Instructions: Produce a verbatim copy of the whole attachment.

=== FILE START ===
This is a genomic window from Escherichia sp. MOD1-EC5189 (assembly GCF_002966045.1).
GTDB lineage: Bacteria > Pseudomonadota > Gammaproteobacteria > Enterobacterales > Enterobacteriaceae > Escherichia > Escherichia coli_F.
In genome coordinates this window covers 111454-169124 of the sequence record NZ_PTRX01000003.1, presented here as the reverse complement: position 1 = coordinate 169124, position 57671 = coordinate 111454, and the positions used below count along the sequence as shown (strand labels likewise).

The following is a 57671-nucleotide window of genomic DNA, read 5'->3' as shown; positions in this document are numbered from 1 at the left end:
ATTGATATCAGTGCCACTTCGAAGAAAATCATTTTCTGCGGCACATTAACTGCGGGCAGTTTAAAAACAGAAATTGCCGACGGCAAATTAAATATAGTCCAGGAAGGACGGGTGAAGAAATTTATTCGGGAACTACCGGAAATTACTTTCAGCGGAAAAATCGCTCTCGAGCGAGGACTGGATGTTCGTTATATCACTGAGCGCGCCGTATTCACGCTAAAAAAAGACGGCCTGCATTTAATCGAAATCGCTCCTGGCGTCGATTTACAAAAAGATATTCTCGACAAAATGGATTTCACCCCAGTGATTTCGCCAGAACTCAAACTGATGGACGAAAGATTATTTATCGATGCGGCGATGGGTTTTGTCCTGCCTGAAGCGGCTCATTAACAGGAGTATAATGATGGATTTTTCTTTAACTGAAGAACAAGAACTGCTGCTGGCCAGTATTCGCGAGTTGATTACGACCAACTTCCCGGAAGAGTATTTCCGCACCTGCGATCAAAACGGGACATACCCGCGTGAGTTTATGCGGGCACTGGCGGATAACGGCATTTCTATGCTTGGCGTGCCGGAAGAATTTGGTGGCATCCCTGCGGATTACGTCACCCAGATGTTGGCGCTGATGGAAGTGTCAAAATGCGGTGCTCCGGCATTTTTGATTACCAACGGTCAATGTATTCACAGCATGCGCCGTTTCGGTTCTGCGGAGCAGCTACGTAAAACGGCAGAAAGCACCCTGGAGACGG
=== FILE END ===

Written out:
This is a genomic window from Escherichia sp. MOD1-EC5189 (assembly GCF_002966045.1).
GTDB lineage: Bacteria > Pseudomonadota > Gammaproteobacteria > Enterobacterales > Enterobacteriaceae > Escherichia > Escherichia coli_F.
In genome coordinates this window covers 111454-169124 of the sequence record NZ_PTRX01000003.1, presented here as the reverse complement: position 1 = coordinate 169124, position 57671 = coordinate 111454, and the positions used below count along the sequence as shown (strand labels likewise).

The following is a 57671-nucleotide window of genomic DNA, read 5'->3' as shown; positions in this document are numbered from 1 at the left end:
ATTGATATCAGTGCCACTTCGAAGAAAATCATTTTCTGCGGCACATTAACTGCGGGCAGTTTAAAAACAGAAATTGCCGACGGCAAATTAAATATAGTCCAGGAAGGACGGGTGAAGAAATTTATTCGGGAACTACCGGAAATTACTTTCAGCGGAAAAATCGCTCTCGAGCGAGGACTGGATGTTCGTTATATCACTGAGCGCGCCGTATTCACGCTAAAAAAAGACGGCCTGCATTTAATCGAAATCGCTCCTGGCGTCGATTTACAAAAAGATATTCTCGACAAAATGGATTTCACCCCAGTGATTTCGCCAGAACTCAAACTGATGGACGAAAGATTATTTATCGATGCGGCGATGGGTTTTGTCCTGCCTGAAGCGGCTCATTAACAGGAGTATAATGATGGATTTTTCTTTAACTGAAGAACAAGAACTGCTGCTGGCCAGTATTCGCGAGTTGATTACGACCAACTTCCCGGAAGAGTATTTCCGCACCTGCGATCAAAACGGGACATACCCGCGTGAGTTTATGCGGGCACTGGCGGATAACGGCATTTCTATGCTTGGCGTGCCGGAAGAATTTGGTGGCATCCCTGCGGATTACGTCACCCAGATGTTGGCGCTGATGGAAGTGTCAAAATGCGGTGCTCCGGCATTTTTGATTACCAACGGTCAATGTATTCACAGCATGCGCCGTTTCGGTTCTGCGGAGCAGCTACGTAAAACGGCAGAAAGCACCCTGGAGACGG